At this tier, we have witnessed MarComm managers get a little too comfortable. Some perilously assume the 4-6 percent ad budget standard has them covered. To avoid this pitfall, ensure your advertising campaigns are one of several messaging formats. Support your paid media with press releases, blogs, social media, digital marketing, product demos, collateral, speaking and virtual events, networking, and the list goes on.

When working to build market share and brand voice, dig deeper into more vigorous forecasting. Budgeting for paid media at 7-10 percent has the likely power to launch your business to the next rung, possibly two or three, of your market’s or sector’s competitive ladder. This budget should focus upon prudently conceptualized and meticulously managed campaigns.

To safeguard your ad budget’s precious allocation and its subsequent triumph, media buying in this scenario must be complemented with visionary publicity and media relations programs, leading-edge digital marketing and advanced public relations. One without the other can leave too many metaphorical stones unturned in your tactical plan of action for the year.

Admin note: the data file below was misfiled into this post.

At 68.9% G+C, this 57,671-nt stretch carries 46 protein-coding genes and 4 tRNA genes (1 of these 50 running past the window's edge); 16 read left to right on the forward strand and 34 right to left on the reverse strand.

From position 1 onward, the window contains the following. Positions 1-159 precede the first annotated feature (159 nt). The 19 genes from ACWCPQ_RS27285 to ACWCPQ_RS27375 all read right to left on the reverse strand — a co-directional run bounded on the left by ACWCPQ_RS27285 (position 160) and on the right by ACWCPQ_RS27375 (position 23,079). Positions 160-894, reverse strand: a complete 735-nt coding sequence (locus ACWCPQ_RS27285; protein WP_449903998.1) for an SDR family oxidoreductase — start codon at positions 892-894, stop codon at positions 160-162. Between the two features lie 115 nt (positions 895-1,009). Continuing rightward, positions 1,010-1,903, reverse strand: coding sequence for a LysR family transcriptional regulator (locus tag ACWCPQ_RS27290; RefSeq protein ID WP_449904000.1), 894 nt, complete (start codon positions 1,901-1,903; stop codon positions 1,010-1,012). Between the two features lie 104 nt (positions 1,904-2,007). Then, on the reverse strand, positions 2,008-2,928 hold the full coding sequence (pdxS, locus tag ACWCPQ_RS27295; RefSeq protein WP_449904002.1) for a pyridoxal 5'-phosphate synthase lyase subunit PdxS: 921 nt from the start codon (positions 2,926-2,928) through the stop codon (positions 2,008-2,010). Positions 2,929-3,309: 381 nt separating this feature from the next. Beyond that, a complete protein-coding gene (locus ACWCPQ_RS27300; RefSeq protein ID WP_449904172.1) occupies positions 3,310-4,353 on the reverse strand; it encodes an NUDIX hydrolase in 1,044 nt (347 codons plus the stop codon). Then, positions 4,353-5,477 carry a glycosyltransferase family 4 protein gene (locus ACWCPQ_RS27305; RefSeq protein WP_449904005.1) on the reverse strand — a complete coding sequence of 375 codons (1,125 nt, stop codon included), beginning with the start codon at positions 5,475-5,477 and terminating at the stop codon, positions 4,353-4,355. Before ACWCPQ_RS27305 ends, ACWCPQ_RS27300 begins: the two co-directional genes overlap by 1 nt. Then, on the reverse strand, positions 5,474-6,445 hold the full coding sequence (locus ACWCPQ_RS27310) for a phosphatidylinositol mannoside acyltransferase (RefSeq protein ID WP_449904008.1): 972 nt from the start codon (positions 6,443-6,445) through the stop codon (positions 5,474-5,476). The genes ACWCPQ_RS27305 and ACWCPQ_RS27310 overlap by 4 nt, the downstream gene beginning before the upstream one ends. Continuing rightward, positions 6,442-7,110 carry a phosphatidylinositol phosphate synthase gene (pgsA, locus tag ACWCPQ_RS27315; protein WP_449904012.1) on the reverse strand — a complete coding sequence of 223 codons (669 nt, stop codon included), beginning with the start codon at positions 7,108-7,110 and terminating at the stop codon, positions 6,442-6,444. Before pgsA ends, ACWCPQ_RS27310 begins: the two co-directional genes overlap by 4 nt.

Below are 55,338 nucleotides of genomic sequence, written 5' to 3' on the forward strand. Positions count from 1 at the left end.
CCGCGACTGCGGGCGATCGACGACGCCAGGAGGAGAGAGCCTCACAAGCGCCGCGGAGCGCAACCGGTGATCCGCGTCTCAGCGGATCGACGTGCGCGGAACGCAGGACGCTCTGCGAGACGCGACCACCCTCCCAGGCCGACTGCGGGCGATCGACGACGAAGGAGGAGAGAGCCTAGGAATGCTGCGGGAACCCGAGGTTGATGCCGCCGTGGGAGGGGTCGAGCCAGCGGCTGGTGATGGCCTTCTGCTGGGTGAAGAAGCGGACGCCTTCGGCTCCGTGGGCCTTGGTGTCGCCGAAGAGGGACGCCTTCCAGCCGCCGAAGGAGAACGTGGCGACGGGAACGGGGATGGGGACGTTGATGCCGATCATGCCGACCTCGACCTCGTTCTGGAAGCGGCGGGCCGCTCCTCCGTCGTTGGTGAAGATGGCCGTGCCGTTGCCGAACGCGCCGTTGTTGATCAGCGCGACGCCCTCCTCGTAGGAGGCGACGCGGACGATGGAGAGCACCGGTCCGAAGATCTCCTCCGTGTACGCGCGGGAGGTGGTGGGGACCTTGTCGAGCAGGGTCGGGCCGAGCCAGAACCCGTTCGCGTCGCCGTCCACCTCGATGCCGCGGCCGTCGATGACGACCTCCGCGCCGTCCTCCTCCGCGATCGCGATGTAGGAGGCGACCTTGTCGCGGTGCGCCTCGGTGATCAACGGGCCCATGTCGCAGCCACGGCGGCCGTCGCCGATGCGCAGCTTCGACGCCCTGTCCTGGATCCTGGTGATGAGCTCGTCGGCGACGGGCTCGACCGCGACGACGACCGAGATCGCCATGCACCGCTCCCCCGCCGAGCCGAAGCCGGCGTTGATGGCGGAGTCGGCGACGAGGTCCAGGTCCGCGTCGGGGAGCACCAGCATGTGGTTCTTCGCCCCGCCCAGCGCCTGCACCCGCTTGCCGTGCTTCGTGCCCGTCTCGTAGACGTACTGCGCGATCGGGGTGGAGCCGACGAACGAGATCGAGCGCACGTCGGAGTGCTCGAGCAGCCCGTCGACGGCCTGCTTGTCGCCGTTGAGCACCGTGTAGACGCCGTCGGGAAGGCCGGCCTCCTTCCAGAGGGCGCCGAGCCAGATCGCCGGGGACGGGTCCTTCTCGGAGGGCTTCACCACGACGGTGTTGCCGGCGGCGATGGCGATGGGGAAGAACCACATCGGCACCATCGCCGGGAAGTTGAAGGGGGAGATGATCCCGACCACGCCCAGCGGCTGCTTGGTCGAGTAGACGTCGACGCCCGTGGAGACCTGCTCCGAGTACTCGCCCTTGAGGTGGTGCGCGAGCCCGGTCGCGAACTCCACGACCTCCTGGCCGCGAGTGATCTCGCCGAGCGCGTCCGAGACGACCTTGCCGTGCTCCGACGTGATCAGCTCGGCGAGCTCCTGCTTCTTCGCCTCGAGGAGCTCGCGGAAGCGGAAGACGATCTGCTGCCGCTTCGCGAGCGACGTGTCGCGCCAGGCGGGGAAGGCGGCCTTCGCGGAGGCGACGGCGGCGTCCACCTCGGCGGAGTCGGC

Before crunching the numbers, there is more to consider when allocating a media buying budget. New thinking in marketing communications during the last few years proposes an even more proactive maneuver. The theory being put to work among select companies is the idea that media buying budgets should be based upon an equation of forecasted revenue and estimated profit, not anticipated revenue alone.

With a profit goal set forth for the following fiscal year, a dynamic option is to set an advertising budget by calculating a percentage of the predicted revenue and profit. This comprises many marketers’ formulas, which vary or fluctuate among industries, sectors and decision-makers.

One method we have found to be effective for determining a year’s media buying budget is 6-10 percent of the new fiscal year’s predicted revenue, plus 1-3 percent of the forecasted profit. It is worth noting that no one recipe works for every business and brand.